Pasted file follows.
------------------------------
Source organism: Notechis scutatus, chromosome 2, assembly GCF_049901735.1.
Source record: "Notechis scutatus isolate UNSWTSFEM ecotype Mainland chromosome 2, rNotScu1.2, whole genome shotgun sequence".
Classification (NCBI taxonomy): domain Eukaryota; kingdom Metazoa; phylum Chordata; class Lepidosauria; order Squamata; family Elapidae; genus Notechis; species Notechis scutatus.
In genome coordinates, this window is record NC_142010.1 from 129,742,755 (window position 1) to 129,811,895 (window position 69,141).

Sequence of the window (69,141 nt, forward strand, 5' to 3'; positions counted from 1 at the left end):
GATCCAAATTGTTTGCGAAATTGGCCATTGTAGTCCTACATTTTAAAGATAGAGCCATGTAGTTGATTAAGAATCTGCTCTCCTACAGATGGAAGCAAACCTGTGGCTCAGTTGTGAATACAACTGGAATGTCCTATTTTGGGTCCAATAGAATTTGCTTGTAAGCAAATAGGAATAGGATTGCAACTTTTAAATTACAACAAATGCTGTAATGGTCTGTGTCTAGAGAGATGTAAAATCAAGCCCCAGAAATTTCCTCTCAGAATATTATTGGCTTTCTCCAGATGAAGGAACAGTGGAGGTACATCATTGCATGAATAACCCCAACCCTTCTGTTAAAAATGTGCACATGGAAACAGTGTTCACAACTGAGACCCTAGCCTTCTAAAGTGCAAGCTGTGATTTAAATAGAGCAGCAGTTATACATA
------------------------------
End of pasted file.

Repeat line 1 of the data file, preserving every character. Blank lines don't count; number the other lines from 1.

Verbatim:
Source organism: Notechis scutatus, chromosome 2, assembly GCF_049901735.1.